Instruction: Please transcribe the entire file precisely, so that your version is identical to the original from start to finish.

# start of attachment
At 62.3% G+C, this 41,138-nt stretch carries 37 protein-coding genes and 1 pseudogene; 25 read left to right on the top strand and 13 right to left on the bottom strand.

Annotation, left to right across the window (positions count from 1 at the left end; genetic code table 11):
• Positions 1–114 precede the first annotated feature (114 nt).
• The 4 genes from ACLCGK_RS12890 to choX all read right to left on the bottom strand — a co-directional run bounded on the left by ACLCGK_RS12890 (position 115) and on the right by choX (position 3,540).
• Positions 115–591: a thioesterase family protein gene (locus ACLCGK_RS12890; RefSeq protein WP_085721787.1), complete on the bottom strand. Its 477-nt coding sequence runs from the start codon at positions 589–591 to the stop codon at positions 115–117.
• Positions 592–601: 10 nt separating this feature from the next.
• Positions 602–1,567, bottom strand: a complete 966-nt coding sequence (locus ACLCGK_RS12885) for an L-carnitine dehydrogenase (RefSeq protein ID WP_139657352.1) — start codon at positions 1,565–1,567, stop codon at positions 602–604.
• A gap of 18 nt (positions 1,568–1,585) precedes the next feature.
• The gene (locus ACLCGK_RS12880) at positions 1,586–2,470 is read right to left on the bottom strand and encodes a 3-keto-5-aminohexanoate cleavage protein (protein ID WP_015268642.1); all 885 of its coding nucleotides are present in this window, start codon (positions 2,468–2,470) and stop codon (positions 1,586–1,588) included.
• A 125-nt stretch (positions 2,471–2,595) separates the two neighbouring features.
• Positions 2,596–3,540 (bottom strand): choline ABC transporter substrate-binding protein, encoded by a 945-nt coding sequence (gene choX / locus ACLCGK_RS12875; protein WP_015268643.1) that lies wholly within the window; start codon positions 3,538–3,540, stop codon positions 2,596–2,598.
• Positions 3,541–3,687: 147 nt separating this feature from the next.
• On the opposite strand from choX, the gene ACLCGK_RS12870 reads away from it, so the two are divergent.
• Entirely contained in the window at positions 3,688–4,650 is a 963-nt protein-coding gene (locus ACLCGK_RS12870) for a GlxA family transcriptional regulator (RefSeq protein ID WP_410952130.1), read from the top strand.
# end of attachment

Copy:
At 62.3% G+C, this 41,138-nt stretch carries 37 protein-coding genes and 1 pseudogene; 25 read left to right on the top strand and 13 right to left on the bottom strand.

Annotation, left to right across the window (positions count from 1 at the left end; genetic code table 11):
• Positions 1–114 precede the first annotated feature (114 nt).
• The 4 genes from ACLCGK_RS12890 to choX all read right to left on the bottom strand — a co-directional run bounded on the left by ACLCGK_RS12890 (position 115) and on the right by choX (position 3,540).
• Positions 115–591: a thioesterase family protein gene (locus ACLCGK_RS12890; RefSeq protein WP_085721787.1), complete on the bottom strand. Its 477-nt coding sequence runs from the start codon at positions 589–591 to the stop codon at positions 115–117.
• Positions 592–601: 10 nt separating this feature from the next.
• Positions 602–1,567, bottom strand: a complete 966-nt coding sequence (locus ACLCGK_RS12885) for an L-carnitine dehydrogenase (RefSeq protein ID WP_139657352.1) — start codon at positions 1,565–1,567, stop codon at positions 602–604.
• A gap of 18 nt (positions 1,568–1,585) precedes the next feature.
• The gene (locus ACLCGK_RS12880) at positions 1,586–2,470 is read right to left on the bottom strand and encodes a 3-keto-5-aminohexanoate cleavage protein (protein ID WP_015268642.1); all 885 of its coding nucleotides are present in this window, start codon (positions 2,468–2,470) and stop codon (positions 1,586–1,588) included.
• A 125-nt stretch (positions 2,471–2,595) separates the two neighbouring features.
• Positions 2,596–3,540 (bottom strand): choline ABC transporter substrate-binding protein, encoded by a 945-nt coding sequence (gene choX / locus ACLCGK_RS12875; protein WP_015268643.1) that lies wholly within the window; start codon positions 3,538–3,540, stop codon positions 2,596–2,598.
• Positions 3,541–3,687: 147 nt separating this feature from the next.
• On the opposite strand from choX, the gene ACLCGK_RS12870 reads away from it, so the two are divergent.
• Entirely contained in the window at positions 3,688–4,650 is a 963-nt protein-coding gene (locus ACLCGK_RS12870) for a GlxA family transcriptional regulator (RefSeq protein ID WP_410952130.1), read from the top strand.